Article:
New data from the Washington State Department of Health show that deaths from drug overdoses continue to increase for Washington residents. Provisional data as of April 4 shows drug-related overdose deaths surpassed 2,000 in 2021, a more than 66 percent increase compared to 2019.
“Overdose deaths are a public health emergency, and fentanyl is a major driver,” said Tao Sheng Kwan-Gett, chief science officer with the Washington State Department of Health. “What looks like a prescription oxycodone pill could be a counterfeit with more than enough fentanyl to kill.”
Kwan-Gett said people who use drugs should assume that any drugs bought on the street, online, or from a friend has fentanyl.
WSDOH says overdose deaths are increasing across all groups, and more than half of these deaths are due to fentanyl. Fentanyl overdose deaths have increased about 10-fold since 2016.
According to the agency, most deaths involved more than one substance, notably psychostimulants like methamphetamine. They also say a majority of people dying from overdose tend to be male and 45-years-old or younger, and the increase in overdose deaths is fastest growing among Black, Latinx, and Native American and Alaska Native people.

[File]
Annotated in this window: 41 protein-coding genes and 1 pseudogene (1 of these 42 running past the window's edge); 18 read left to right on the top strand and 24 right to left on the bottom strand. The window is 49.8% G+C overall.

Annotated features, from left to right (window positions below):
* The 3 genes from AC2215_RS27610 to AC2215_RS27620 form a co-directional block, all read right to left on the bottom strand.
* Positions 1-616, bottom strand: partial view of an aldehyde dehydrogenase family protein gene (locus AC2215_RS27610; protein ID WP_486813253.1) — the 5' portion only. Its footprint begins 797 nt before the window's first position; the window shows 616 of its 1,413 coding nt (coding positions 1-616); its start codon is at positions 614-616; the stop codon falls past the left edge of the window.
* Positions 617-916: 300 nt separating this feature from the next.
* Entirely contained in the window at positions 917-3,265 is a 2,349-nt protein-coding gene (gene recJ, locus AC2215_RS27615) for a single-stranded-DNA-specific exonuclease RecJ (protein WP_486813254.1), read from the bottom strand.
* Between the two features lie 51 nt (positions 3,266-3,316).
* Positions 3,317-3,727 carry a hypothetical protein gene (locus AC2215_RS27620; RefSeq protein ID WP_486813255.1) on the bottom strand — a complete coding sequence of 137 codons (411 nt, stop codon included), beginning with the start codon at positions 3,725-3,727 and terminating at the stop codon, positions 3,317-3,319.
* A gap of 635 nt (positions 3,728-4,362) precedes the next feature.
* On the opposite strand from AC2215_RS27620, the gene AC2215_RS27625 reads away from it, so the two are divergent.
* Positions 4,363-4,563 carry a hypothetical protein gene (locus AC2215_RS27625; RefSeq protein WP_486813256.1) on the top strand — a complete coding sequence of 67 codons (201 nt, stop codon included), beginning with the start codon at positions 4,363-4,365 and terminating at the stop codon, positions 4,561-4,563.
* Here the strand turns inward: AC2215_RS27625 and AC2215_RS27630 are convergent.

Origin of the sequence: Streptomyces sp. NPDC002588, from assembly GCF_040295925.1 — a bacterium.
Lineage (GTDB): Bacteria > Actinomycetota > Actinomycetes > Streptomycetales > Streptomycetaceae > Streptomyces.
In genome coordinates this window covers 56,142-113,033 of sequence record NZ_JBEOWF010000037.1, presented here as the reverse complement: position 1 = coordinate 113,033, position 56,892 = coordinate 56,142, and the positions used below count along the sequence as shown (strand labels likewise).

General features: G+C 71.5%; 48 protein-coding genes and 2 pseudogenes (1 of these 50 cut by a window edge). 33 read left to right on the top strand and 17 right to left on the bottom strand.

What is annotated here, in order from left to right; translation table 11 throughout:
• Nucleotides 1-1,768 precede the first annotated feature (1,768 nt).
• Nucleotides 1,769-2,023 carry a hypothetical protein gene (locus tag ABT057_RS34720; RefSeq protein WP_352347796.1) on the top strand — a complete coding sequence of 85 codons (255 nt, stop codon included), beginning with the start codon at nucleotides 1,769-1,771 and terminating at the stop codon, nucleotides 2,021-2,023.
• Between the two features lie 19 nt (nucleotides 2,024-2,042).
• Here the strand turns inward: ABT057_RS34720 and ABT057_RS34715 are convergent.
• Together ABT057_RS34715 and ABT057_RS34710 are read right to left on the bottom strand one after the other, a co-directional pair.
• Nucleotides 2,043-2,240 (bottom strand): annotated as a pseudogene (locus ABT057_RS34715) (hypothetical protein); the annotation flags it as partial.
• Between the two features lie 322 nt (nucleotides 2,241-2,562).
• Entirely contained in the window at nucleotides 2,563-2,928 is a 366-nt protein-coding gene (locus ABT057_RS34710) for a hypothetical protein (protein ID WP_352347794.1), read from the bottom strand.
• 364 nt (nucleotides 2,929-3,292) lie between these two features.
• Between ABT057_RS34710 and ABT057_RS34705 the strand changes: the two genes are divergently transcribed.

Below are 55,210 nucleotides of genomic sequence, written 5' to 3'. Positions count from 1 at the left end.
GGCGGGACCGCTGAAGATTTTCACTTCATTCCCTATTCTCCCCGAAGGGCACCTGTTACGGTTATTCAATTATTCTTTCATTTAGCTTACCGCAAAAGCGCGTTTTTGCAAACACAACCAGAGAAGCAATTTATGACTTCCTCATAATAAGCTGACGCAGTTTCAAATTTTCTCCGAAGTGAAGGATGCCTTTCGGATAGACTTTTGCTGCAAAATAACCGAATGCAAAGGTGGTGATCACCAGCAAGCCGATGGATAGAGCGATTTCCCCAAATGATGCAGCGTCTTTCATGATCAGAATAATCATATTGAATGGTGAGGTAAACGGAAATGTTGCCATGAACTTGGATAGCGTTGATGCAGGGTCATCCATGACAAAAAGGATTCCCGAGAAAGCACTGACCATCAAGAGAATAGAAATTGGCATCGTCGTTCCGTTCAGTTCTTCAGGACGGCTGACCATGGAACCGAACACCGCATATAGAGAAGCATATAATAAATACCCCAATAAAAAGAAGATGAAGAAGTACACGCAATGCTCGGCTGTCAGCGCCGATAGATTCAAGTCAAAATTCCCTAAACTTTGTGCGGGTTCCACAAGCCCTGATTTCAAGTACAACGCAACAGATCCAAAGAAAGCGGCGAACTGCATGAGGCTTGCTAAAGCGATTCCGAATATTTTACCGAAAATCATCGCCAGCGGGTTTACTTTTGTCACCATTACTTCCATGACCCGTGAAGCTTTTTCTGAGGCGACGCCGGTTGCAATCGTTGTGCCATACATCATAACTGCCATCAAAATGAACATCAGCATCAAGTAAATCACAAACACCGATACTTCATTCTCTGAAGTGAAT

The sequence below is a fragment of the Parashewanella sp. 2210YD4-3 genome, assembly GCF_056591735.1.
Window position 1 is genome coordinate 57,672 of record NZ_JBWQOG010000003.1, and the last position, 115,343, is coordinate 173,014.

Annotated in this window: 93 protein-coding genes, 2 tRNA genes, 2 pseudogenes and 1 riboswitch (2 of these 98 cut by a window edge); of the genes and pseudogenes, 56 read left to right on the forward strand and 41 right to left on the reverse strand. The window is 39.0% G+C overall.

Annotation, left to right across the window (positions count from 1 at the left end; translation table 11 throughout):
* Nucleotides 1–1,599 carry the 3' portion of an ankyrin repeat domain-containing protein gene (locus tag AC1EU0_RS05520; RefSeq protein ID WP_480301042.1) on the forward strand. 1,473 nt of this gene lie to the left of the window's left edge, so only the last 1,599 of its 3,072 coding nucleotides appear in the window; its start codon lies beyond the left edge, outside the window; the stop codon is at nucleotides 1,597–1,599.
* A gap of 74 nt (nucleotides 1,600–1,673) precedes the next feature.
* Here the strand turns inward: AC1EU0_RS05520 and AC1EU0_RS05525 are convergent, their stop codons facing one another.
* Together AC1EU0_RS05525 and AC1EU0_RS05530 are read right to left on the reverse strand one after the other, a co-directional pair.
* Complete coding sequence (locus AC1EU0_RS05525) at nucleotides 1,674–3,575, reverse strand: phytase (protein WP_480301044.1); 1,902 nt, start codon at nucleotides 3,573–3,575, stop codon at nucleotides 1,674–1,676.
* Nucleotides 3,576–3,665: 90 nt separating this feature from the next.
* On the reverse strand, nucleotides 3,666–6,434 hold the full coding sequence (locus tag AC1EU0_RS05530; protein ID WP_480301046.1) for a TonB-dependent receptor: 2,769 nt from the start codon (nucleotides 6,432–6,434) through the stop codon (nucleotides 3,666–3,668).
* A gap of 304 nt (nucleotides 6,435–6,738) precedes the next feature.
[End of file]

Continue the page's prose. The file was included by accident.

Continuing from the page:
Officials with WSDOH are now recommending that people close to drug users keep multiple doses of naloxone, the opioid overdose reversing drug that can be lifesaving.
“Carrying naloxone can make the difference between life and death in many overdose situations,” said Kwan-Gett. “It can be effective for all opioids, including fentanyl, but in some cases may require more than one dose to reverse an overdose.”
Naloxone is available at many community organizations and pharmacies in Washington. To access naloxone at a pharmacy, call ahead to make sure they have it in stock and show this standing order to the pharmacist, which is a prescription for everyone in the state to use. Use this link to find naloxone near you.